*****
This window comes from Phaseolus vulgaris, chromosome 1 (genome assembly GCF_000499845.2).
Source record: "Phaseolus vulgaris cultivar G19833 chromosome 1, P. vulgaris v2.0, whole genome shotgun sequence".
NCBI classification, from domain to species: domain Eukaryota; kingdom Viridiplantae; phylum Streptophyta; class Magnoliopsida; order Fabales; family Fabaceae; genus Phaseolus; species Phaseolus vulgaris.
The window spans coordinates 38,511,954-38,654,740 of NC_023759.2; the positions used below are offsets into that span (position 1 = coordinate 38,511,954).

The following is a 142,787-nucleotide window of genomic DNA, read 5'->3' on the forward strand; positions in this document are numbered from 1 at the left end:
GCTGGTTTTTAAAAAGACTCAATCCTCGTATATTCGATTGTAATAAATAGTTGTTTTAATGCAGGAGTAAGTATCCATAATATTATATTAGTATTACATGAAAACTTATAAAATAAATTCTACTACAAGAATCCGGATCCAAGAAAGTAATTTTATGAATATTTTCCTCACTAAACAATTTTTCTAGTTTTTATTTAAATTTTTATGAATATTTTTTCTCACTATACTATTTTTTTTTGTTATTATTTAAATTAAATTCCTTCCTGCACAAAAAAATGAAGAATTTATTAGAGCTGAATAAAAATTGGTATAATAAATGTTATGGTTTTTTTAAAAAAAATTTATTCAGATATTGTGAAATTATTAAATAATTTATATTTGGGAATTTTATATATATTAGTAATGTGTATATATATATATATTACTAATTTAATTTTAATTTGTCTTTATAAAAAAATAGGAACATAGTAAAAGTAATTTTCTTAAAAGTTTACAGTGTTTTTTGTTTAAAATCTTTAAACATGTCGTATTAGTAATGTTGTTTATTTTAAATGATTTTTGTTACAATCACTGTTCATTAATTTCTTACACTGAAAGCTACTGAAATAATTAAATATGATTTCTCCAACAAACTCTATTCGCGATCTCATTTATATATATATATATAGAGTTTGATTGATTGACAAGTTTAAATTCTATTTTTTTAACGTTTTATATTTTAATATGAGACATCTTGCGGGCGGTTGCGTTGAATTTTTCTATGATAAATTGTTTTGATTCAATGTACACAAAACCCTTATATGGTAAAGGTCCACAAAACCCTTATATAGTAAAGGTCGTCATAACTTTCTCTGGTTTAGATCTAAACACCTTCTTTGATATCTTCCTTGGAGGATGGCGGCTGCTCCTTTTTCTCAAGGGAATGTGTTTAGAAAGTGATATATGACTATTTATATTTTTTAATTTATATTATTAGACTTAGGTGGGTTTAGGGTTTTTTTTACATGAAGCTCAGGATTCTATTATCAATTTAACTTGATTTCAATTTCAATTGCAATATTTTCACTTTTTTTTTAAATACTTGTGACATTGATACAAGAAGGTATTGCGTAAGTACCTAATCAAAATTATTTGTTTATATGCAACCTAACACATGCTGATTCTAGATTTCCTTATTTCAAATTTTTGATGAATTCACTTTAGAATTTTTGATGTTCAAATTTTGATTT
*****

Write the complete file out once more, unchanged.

This window comes from Phaseolus vulgaris, chromosome 1 (genome assembly GCF_000499845.2).
Source record: "Phaseolus vulgaris cultivar G19833 chromosome 1, P. vulgaris v2.0, whole genome shotgun sequence".
NCBI classification, from domain to species: domain Eukaryota; kingdom Viridiplantae; phylum Streptophyta; class Magnoliopsida; order Fabales; family Fabaceae; genus Phaseolus; species Phaseolus vulgaris.
The window spans coordinates 38,511,954-38,654,740 of NC_023759.2; the positions used below are offsets into that span (position 1 = coordinate 38,511,954).

The following is a 142,787-nucleotide window of genomic DNA, read 5'->3' on the forward strand; positions in this document are numbered from 1 at the left end:
GCTGGTTTTTAAAAAGACTCAATCCTCGTATATTCGATTGTAATAAATAGTTGTTTTAATGCAGGAGTAAGTATCCATAATATTATATTAGTATTACATGAAAACTTATAAAATAAATTCTACTACAAGAATCCGGATCCAAGAAAGTAATTTTATGAATATTTTCCTCACTAAACAATTTTTCTAGTTTTTATTTAAATTTTTATGAATATTTTTTCTCACTATACTATTTTTTTTTGTTATTATTTAAATTAAATTCCTTCCTGCACAAAAAAATGAAGAATTTATTAGAGCTGAATAAAAATTGGTATAATAAATGTTATGGTTTTTTTAAAAAAAATTTATTCAGATATTGTGAAATTATTAAATAATTTATATTTGGGAATTTTATATATATTAGTAATGTGTATATATATATATATTACTAATTTAATTTTAATTTGTCTTTATAAAAAAATAGGAACATAGTAAAAGTAATTTTCTTAAAAGTTTACAGTGTTTTTTGTTTAAAATCTTTAAACATGTCGTATTAGTAATGTTGTTTATTTTAAATGATTTTTGTTACAATCACTGTTCATTAATTTCTTACACTGAAAGCTACTGAAATAATTAAATATGATTTCTCCAACAAACTCTATTCGCGATCTCATTTATATATATATATATAGAGTTTGATTGATTGACAAGTTTAAATTCTATTTTTTTAACGTTTTATATTTTAATATGAGACATCTTGCGGGCGGTTGCGTTGAATTTTTCTATGATAAATTGTTTTGATTCAATGTACACAAAACCCTTATATGGTAAAGGTCCACAAAACCCTTATATAGTAAAGGTCGTCATAACTTTCTCTGGTTTAGATCTAAACACCTTCTTTGATATCTTCCTTGGAGGATGGCGGCTGCTCCTTTTTCTCAAGGGAATGTGTTTAGAAAGTGATATATGACTATTTATATTTTTTAATTTATATTATTAGACTTAGGTGGGTTTAGGGTTTTTTTTACATGAAGCTCAGGATTCTATTATCAATTTAACTTGATTTCAATTTCAATTGCAATATTTTCACTTTTTTTTTAAATACTTGTGACATTGATACAAGAAGGTATTGCGTAAGTACCTAATCAAAATTATTTGTTTATATGCAACCTAACACATGCTGATTCTAGATTTCCTTATTTCAAATTTTTGATGAATTCACTTTAGAATTTTTGATGTTCAAATTTTGATTT